Security Leadership and Management

Why Superphone Hacks Are Your Business

March 1, 2011
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Many of you in the traditional roles of corporate, investigations and physical security may not think your organization has an active role in your organization’s telephony security polices and programs. Well, at least not on the risk management side of the equation. Post-hack or theft, the investigation and clean-up, of course, falls to your organization. But the recent rise in smart, or the newly coined, “superphone” hacks, breaches and resultant losses do require your attention and participation at the front end of risk management. In many cases, the flaw is not the technology being used, but the people using and misusing the technology. According to a Verizon Data Breach Investigations Report, which cites misused permissions as a core issue, 96 percent of these cyber-breaches are avoidable by implementing simple or intermediate controls.

   This is not only an IT or technology security issue, per se. Rather, key risk issues are right in the sweet spot of corporate security, including culture, training and policies by employees to ensure that risk is reduced. The rise of corporate networks, electronic supply chains, remote workforces, global expansion and travel have all added to the complexity of risk management and securing the business, and mobile devices only add to the layer of brand risk. And then there’s the arrival of superphones to further raise the security bar.

 What are superphones? As a basis for discussion, there are the traditional cell or mobile phones, the original un-tethered phone for the purpose of making a call while mobile. Security was not an issue for the first mobile phones, unless you lost one or had the electronic serial number stolen and applied to another phone. The only “exposure” was a huge phone bill and a lengthy argument with your service provider. Losses were limited.

The superphone category also includes the Apple iPad and post-iPad tablets, and according to talk at the recent CES Show, Apple should have a profitable year, with a projected 20 million iPads in 2011 expected to be sold. The year 2011 has been dubbed, “year of the tablet,” and rightly so.

So what to do? A “Sysadmin” blog written by Trevor Pott and distributed in a recent OSAC briefing outlines the general issues and potential problems, and provides a good starting point for definitions within your organization, so that everyone from IT to sales is singing the same tune.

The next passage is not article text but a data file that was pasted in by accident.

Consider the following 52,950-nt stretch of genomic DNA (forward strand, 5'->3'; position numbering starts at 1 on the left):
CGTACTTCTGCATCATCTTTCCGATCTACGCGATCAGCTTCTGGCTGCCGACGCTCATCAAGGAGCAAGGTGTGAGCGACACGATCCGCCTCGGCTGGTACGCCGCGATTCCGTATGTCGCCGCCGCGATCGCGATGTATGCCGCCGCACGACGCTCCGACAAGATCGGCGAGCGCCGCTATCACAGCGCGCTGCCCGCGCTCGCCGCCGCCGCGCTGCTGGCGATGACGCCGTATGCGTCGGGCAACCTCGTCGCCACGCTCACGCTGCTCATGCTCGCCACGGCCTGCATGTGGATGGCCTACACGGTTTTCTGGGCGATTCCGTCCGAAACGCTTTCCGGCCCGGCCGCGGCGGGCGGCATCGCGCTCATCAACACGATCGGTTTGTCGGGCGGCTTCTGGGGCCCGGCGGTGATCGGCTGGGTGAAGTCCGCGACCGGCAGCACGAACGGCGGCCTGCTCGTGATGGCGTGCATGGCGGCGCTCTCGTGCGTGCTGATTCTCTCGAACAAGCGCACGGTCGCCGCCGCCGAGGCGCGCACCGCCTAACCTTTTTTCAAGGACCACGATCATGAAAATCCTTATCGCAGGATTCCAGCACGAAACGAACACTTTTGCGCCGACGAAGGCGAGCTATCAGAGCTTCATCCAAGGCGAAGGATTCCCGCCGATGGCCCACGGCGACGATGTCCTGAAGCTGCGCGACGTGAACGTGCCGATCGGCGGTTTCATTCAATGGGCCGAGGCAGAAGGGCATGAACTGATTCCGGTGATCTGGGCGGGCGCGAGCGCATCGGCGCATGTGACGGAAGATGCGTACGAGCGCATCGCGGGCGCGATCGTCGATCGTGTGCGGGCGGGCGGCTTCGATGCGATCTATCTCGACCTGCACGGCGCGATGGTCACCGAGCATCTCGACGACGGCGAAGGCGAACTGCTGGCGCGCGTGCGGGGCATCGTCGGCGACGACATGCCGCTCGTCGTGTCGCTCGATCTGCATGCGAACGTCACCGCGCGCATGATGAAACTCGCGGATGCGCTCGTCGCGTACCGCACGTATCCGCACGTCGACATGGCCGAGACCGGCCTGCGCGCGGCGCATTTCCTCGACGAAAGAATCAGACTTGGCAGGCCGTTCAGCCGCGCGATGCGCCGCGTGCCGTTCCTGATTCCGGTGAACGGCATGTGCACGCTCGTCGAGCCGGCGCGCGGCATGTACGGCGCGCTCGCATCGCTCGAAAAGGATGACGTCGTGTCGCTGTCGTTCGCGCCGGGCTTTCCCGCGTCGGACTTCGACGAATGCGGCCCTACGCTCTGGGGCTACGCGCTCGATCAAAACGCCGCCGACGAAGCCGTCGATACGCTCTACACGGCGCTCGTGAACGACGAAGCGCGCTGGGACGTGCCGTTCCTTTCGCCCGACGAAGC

The blog, titled “Superphones: A Nightmare Waiting to Happen,” correctly points out that with new connectivity and functionality, the risk to new attacks for superphones has increased. Specifically, Pott defines superphones as those that include access to an integrated app store and multimedia playback capabilities.

 And his key point for you: “Superphones, on the other hand, are deadly. They are not only fully-featured computers in their own right, they are easy – and desirable – enough to use that everyday users are getting in on it. They are everywhere and worst of all, their popularity is seeing their vulnerabilities discovered, exploited and malware specifically designed to target them.”

It may be no coincidence that on the day after the blog was posted, McAfee, the anti-virus company best known for computer virus software, announced research that “smartphones are the cyber criminal’s new frontier.” According to the research, malicious attacks on smartphones increased 46 percent in 2010 (and you are thinking…only 46 percent?)

At the top of the attacked list are the market share leaders, including Google’s Android and Apple’s iPhone. And it is also no coincidence that McAfee acquired smartphone security company Trust Digital to enter this new growth market.

What are examples of the most common malicious attacks? One takes control of the Google Android application and quietly sends premium rate text messages to a number the hackers established. Their profits are instant and huge. Similar to the cell phone risk, the expense is yours. Of larger risk is spying to gain access to passwords to corporate networks as well as personal banking accounts. And the ability to download free apps to a corporate device that have not been vetted for malware is a significant risk. The February announcement of hacks on Western U.S. Energy companies by Chinese organizations included “tricking employees to reveal passwords.” There is nothing techno-savvy about that. That is all about people, policies and procedures.

Many of the publicized security breaches are the result of exploiting poor security technology and design. But many are also the result of not making users understand how to securely use their new superphone to protect the business and their own information. While the IT issues of superphones are not the traditional role of security, having a conversation with your IT folks leading the superphone charge may be worthwhile. Your expertise and voice in policies and tracking privilege usage beforean investigation has to be launched is central to the goal of protecting the business and building your brands.

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